Command Line Basics

Using Tessel is just like web development. But if you’re not familiar with web development, you might want to take a minute or two to get comfortable with some key tools of the trade: the command line (the “terminal”, where you execute commands) and the text editor, where you will work on and save your programs.

Select the operating system you are working on.

| OSX || Linux || Windows |

Open up the application on your computer called “Terminal” by pressing ⌘ + SPACE and typing “Terminal”.

Its dock icon looks like , and the terminal will look something like

You can use the terminal to write commands to your computer (this is the “command line”). Let’s try it out!

In your terminal, type

ls

and hit enter.

The ls command, short for “list”, tells your computer to list all of the file names for the folder you’re in. Your list of files probably includes “Desktop” and “Documents”, among others.

Let’s try another command: type

cd Documents

and hit enter.

You are now in the Documents folder; cd means “change directory”. If you try ls again, you should see the contents of your Documents folder listed out. If you want to compare, open up Finder and look in Documents to see the same files.

Let’s get back to the folder we were in before: cd ..

You changed directory again! ls to see what we have here. You’re back where you started! The .. after cd tells it to go up one folder in the directory.

Ok, now you’re a cool hacker who can use the terminal (or “console”) to write in the command line.

(If you want to learn more commands, there are a whole bunch of them here. I recommend pwd, open, mkdir, touch, mv, and cp.)

Open up the application on your computer called “Terminal” by tapping the SUPER key (Windows or Apple key, depending on your hardware) and typing “Terminal”.

Its icon looks like , and the terminal will look something like

You can use the terminal to write commands to your computer (this is the “command line”). Let’s try it out!

In your terminal, type

ls

and hit enter.

The ls command, short for “list”, tells your computer to list all of the file names for the folder you’re in. Your list of files probably includes “Desktop” and “Documents”, among others.

Let’s try another command: type

cd Documents

and hit enter.

You are now in the Documents folder; cd means “change directory”. If you try ls again, you should see the contents of your Documents folder listed out. If you want to compare, open up Finder and look in Documents to see the same files.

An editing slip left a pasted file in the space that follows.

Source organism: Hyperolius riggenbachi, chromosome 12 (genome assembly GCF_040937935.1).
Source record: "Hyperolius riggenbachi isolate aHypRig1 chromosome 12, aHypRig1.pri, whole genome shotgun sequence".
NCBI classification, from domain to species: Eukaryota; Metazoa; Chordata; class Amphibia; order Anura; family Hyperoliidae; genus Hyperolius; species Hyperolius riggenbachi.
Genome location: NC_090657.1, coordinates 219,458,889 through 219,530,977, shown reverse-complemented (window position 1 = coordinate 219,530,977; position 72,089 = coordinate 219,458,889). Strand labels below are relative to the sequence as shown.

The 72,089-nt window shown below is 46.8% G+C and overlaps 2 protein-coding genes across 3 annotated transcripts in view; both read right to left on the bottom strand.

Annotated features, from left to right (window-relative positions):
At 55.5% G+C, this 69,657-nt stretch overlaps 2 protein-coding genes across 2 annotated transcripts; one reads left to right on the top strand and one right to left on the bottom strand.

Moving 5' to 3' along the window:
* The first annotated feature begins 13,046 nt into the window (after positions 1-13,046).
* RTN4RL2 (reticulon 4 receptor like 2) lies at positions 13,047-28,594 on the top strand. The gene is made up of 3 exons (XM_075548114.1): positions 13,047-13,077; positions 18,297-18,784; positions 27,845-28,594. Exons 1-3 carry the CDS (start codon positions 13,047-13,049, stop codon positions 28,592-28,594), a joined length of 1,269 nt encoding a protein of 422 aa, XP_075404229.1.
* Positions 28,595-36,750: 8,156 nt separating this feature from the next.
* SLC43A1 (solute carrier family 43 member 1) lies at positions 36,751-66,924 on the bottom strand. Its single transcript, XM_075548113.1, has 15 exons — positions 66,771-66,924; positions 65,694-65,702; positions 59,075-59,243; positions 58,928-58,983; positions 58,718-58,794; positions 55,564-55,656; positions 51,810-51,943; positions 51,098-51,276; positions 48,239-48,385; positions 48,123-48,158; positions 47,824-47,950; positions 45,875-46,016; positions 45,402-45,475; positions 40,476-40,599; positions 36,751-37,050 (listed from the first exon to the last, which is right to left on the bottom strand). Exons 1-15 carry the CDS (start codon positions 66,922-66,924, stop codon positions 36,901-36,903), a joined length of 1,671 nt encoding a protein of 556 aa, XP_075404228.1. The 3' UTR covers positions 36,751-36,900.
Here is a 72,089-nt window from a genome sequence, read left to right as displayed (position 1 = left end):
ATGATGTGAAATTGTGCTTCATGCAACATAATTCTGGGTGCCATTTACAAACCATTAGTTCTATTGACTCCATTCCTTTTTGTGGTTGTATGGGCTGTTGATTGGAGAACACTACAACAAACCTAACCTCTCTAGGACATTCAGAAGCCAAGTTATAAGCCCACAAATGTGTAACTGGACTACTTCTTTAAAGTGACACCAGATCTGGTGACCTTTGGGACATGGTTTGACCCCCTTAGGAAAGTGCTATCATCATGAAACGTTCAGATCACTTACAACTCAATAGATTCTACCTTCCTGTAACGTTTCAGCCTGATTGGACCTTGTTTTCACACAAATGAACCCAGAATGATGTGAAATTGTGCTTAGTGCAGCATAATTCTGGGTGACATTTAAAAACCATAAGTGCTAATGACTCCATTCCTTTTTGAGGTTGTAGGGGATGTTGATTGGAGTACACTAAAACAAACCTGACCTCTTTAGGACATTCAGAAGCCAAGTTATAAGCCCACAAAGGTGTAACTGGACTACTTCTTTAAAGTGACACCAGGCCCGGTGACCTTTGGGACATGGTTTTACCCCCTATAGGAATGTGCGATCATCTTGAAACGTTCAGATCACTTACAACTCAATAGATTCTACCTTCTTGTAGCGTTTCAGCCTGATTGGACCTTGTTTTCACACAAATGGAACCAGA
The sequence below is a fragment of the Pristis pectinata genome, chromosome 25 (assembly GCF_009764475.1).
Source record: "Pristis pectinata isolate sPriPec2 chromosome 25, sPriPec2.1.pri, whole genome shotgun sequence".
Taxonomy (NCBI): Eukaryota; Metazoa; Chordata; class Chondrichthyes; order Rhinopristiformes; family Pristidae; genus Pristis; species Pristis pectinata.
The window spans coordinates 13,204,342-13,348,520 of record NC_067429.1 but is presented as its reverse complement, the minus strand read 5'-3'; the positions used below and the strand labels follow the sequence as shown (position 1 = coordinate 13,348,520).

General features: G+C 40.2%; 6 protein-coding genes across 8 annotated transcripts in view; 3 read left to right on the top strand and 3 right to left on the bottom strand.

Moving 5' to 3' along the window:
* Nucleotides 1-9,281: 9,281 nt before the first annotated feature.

Let’s get back to the folder we were in before: cd ..

You changed directory again! ls to see what we have here. You’re back where you started! The .. after cd tells it to go up one folder in the directory.

Ok, now you’re a cool hacker who can use the terminal (or “console”) to write in the command line.

(If you want to learn more commands, there are a whole bunch of them here. I recommend pwd, open, mkdir, touch, mv, and cp.)

Open up the application on your computer called “Command Prompt”.

If you’re not on Windows 8, go to the start menu and type “Command Prompt”.

If you are on Windows 8+, swipe right to find “Windows System”, within which you can find “Command Prompt”.

Its icon looks like , and the application (the terminal) will look something like

You can use the terminal to write commands to your computer (this is the “command line”). Let’s try it out!

In your terminal, type

dir

and hit enter.

The dir command, short for “directory”, tells your computer to list all of the file names for the folder you’re in. Your list of files probably includes “Desktop” and “Documents”, among others. Let’s try another command:

Now type

cd Documents

into your command line and press enter.

You are now in the Documents folder; cd means “change directory”. If you try dir again, you should see the contents of your Documents folder listed out. If you want to compare, open up My Comuter and look in Documents to see the same files.

Let’s get back to the folder we were in before:

cd ..

You changed directory again!

dir

to see what we have here. You’re back where you started! The .. after cd tells it to go up one folder in the directory.

Now you’re a cool hacker who can use the terminal to write in the command line. (If you want to learn more commands, there are a whole bunch of them here.)

When you use a command line tool, you’re using a grammar-like structure. Items are separated by spaces, and it’s usually like this:

tool action object -flag <flag-object>

The “tool” is like a program you’re calling; the “action” is the action you want the tool to perform, and the “object” is the object you want the tool to perform the action on. “Flags” are for passing in extra objects For example, on the next page you will do:

npm install t2 -g

This means:

“use the tool called ‘npm’ to perform the ‘install’ action on the item called ‘t2’. Do this globally.” t2 is the command line tool you will use to talk to the Tessel 2. -g stands for globally– which is to say, you want npm to install such that you can use the t2 tool even outside the folder you were in when you installed it.


Text Editors

You will also need a text editor to save your JavaScript files. This means a plaintext editor, not a Word document.

We recommend that you download one of these (you can download for free):

Typically, directions that belong in the command line are one line, whereas longer scripts, such as anything in JavaScript, should be typed into the text editor and saved, then run through the command line.

In the context of this tutorial, things that should be run in the command line look

like this

And scripts that should be saved in the text editor will look

like this

You’ll see this when you get to the blinking lights example. But don’t skip ahead– you’ll need the tools we install in the next step.

Fork on Github